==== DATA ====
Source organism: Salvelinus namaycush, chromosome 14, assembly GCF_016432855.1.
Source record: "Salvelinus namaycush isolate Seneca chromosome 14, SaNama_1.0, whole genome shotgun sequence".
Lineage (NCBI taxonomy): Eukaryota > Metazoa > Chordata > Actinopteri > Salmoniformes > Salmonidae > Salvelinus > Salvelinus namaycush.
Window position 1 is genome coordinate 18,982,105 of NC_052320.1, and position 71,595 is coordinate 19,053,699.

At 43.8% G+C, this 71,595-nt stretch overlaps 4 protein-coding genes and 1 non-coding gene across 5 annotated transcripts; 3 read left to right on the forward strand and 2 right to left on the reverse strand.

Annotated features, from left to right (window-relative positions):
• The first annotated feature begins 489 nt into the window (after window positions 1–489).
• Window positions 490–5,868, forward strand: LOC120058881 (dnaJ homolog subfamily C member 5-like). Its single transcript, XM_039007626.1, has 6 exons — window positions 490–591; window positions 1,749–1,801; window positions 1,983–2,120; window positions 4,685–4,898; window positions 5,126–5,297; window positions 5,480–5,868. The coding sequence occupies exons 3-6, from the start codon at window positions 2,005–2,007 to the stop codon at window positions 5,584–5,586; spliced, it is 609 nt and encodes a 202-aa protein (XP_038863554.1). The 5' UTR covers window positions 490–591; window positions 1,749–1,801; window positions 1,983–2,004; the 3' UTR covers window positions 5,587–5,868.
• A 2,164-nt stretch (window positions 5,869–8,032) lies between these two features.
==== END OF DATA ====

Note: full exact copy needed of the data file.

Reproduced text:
Source organism: Salvelinus namaycush, chromosome 14, assembly GCF_016432855.1.
Source record: "Salvelinus namaycush isolate Seneca chromosome 14, SaNama_1.0, whole genome shotgun sequence".
Lineage (NCBI taxonomy): Eukaryota > Metazoa > Chordata > Actinopteri > Salmoniformes > Salmonidae > Salvelinus > Salvelinus namaycush.
Window position 1 is genome coordinate 18,982,105 of NC_052320.1, and position 71,595 is coordinate 19,053,699.

At 43.8% G+C, this 71,595-nt stretch overlaps 4 protein-coding genes and 1 non-coding gene across 5 annotated transcripts; 3 read left to right on the forward strand and 2 right to left on the reverse strand.

Annotated features, from left to right (window-relative positions):
• The first annotated feature begins 489 nt into the window (after window positions 1–489).
• Window positions 490–5,868, forward strand: LOC120058881 (dnaJ homolog subfamily C member 5-like). Its single transcript, XM_039007626.1, has 6 exons — window positions 490–591; window positions 1,749–1,801; window positions 1,983–2,120; window positions 4,685–4,898; window positions 5,126–5,297; window positions 5,480–5,868. The coding sequence occupies exons 3-6, from the start codon at window positions 2,005–2,007 to the stop codon at window positions 5,584–5,586; spliced, it is 609 nt and encodes a 202-aa protein (XP_038863554.1). The 5' UTR covers window positions 490–591; window positions 1,749–1,801; window positions 1,983–2,004; the 3' UTR covers window positions 5,587–5,868.
• A 2,164-nt stretch (window positions 5,869–8,032) lies between these two features.